Though the review committee was aware of the number of organizations eligible for funding, demand surpassed expectations. The Mosaic Fund received more than 200 proposals from City-based organizations varying in budget size, artistic discipline, geographic location, and racial and ethnic representation. Faced with the task of selecting the grantees, the review committee read and scored proposals and conducted virtual interviews with 44 finalists. Many applicants were worthy of support, and far more applied than the Fund could make grants to, demonstrating the impressive scale, quality, and range of work practiced by communities often neglected in the arts sector.
“Receiving over 200 applications demonstrated the tremendous need for increased funding, and while we understood we wouldn’t be able to support every worthy proposal, we emerged from this initiative with a stellar group of grantees as well as a clear mandate for moving forward,” Knighton said.
The review committee considered a number of factors, including the feasibility and timeliness of the proposed project, the likelihood that a grant would better position the group to thrive in the future, and the demonstration of steadfast commitment to their communities.
“We are grateful for the generous support from the Mosaic Network and Fund, which is truly an investment in the communities and children that we serve. While our organization has been in existence for over thirty years, we join countless nonprofits who struggle because of organizational capacity limitations. With the Mosaic Network and Fund uplifting our important work, we will not only survive, but thrive.” – Antonio Thompson, executive director of BKSteppers, a music and dance education program committed to developing personal excellence in young people through the marching arts.
Another grantee, Kundiman, builds community for Asian-American writers, connecting them with mentors, workshops, and an opportunity to connect across generations. Executive Director Cathy Linh Che says “This grant will enable me to focus on leading our organization full-time and better serve our community of writers. I’m looking forward to devoting more time to helping our board and staff strengthen the organization.”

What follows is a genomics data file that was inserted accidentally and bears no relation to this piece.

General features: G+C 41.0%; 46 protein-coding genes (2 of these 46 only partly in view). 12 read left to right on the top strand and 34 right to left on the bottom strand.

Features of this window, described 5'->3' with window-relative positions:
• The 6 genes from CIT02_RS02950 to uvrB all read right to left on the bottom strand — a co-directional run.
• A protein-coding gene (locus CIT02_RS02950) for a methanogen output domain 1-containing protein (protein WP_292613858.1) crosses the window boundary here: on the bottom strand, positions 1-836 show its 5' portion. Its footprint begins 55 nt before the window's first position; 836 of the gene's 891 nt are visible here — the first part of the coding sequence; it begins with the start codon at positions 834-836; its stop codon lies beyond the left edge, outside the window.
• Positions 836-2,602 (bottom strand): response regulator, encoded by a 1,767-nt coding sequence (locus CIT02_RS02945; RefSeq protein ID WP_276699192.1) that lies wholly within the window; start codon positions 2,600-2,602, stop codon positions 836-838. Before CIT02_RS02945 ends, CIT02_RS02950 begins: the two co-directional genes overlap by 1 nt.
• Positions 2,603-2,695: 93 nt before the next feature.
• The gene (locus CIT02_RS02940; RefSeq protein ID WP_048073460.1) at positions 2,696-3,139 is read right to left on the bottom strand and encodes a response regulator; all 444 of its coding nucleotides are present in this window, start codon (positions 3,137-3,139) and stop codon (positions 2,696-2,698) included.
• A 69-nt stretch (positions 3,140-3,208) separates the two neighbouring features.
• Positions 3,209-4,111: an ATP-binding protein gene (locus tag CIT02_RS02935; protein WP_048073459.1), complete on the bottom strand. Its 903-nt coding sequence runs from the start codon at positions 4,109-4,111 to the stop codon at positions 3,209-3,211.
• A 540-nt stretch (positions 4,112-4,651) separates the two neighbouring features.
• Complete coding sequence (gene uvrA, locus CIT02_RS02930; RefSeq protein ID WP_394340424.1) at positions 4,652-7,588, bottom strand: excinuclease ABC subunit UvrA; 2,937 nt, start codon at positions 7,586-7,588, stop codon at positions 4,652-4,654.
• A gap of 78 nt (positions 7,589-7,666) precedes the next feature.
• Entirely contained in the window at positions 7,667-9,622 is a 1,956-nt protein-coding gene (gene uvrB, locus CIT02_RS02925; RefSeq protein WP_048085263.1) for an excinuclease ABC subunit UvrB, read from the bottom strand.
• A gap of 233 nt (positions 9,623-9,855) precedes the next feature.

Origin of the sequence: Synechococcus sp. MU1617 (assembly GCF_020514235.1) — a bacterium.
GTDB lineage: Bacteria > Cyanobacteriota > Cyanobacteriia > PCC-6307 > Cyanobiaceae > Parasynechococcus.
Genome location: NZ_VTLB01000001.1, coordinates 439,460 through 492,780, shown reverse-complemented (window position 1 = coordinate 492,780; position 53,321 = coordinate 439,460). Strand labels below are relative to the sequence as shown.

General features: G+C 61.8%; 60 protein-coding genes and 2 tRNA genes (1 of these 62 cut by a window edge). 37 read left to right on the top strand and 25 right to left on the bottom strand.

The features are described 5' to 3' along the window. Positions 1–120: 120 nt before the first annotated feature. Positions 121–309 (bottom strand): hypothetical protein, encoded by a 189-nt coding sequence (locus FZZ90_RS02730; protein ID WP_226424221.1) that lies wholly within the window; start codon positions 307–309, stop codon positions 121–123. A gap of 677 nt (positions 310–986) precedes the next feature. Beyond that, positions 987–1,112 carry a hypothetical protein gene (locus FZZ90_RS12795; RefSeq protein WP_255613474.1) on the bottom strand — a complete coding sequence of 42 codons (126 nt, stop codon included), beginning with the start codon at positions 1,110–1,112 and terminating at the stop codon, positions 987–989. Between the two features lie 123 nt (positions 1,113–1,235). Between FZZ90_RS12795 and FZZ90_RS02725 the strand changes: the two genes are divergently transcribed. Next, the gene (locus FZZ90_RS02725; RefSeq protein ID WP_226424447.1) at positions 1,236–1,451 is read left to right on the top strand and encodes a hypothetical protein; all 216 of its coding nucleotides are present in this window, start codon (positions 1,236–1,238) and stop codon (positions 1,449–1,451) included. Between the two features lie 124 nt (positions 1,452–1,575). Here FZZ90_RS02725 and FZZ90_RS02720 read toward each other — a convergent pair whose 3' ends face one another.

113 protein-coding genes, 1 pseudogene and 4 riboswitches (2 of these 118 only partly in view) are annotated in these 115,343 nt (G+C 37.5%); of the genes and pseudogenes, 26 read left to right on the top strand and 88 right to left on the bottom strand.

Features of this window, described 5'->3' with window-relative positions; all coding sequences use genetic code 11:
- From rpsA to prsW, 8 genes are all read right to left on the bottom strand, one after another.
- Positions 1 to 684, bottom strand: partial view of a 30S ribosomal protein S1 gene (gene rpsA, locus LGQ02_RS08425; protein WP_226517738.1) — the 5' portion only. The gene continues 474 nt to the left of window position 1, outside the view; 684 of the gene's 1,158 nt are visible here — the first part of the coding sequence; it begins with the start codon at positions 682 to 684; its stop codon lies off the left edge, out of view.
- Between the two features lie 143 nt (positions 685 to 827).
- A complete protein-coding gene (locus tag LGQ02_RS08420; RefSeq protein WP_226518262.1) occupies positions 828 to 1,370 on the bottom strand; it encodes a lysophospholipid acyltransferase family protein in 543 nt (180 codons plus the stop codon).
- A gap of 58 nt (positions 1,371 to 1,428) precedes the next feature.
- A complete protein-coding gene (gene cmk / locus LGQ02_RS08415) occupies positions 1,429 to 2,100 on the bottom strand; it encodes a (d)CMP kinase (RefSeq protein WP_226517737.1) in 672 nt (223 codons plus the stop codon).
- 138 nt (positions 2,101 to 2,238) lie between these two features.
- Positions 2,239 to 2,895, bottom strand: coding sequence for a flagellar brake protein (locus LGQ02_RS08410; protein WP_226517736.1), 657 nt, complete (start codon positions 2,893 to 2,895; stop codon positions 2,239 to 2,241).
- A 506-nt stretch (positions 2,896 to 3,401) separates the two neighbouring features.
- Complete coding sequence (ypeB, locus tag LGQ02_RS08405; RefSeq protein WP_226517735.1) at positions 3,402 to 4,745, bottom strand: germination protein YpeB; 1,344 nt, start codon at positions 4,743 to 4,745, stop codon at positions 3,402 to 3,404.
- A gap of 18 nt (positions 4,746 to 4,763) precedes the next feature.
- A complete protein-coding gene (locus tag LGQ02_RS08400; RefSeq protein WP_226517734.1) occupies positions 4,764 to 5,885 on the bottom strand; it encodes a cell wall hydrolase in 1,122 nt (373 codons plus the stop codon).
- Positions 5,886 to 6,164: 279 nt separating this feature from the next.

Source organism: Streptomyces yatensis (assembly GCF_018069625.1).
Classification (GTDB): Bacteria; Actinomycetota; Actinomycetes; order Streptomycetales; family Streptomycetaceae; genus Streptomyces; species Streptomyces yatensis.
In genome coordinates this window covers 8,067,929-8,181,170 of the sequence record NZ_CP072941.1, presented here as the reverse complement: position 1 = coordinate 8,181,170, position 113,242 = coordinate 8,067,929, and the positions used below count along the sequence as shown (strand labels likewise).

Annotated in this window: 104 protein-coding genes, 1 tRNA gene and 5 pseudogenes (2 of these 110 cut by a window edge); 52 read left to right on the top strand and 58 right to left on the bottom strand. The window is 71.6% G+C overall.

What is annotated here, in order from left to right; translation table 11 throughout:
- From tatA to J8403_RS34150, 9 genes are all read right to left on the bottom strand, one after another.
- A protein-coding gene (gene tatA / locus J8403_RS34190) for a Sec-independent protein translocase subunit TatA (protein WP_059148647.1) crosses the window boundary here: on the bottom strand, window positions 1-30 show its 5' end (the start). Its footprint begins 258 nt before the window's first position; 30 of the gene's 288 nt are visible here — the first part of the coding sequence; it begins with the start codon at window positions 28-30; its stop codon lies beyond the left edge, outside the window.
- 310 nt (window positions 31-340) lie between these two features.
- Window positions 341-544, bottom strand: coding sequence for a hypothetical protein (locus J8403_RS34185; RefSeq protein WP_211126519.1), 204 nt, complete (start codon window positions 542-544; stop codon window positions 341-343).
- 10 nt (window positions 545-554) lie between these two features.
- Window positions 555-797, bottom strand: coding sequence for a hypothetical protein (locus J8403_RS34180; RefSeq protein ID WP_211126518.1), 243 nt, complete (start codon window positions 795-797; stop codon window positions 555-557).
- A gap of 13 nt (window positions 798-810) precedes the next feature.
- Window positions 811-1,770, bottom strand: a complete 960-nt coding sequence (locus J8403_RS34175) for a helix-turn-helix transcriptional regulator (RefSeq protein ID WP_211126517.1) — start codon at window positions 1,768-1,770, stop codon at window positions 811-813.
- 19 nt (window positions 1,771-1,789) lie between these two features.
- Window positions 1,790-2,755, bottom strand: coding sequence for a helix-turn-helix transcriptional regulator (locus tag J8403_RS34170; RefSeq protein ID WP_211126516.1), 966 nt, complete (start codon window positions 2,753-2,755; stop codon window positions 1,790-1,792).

Mosaic Network and Fund Grantees:
Manhattan (excluding Upper Manhattan)
Over time, the Fund hopes to influence a broader shift in the arts funding landscape, and help to create more viable operating conditions for this segment of the City’s cultural sector.
Donors to the Mosaic Network and Fund include: Altman Foundation; Bloomberg Philanthropies; Nathan Cummings Foundation; Deutsche Bank Americas Foundation; Doris Duke Charitable Foundation; Doris Duke Foundation for Islamic Art; Booth Ferris Foundation; Ford Foundation; Howard Gilman Foundation; Mertz Gilmore Foundation; Grantmakers in the Arts; Lambent Foundation; Andrew W. Mellon Foundation; Miranda Family Fund; The New York Community Trust; Stavros Niarchos Foundation; Rockefeller Brothers Fund; Surdna Foundation; and Laurie M. Tisch Illumination Fund.
About The New York Community Trust
The New York Community Trust connects past, present, and future generous New Yorkers with vital nonprofits working to make a healthy, equitable, and thriving community for all. It is a public grantmaking foundation dedicated to improving the lives of residents of New York City, Westchester, and Long Island. It also hosts a number of collaborative funds, bringing foundations together to promote shared learning, pool resources, and collectively make grants that address timely issues.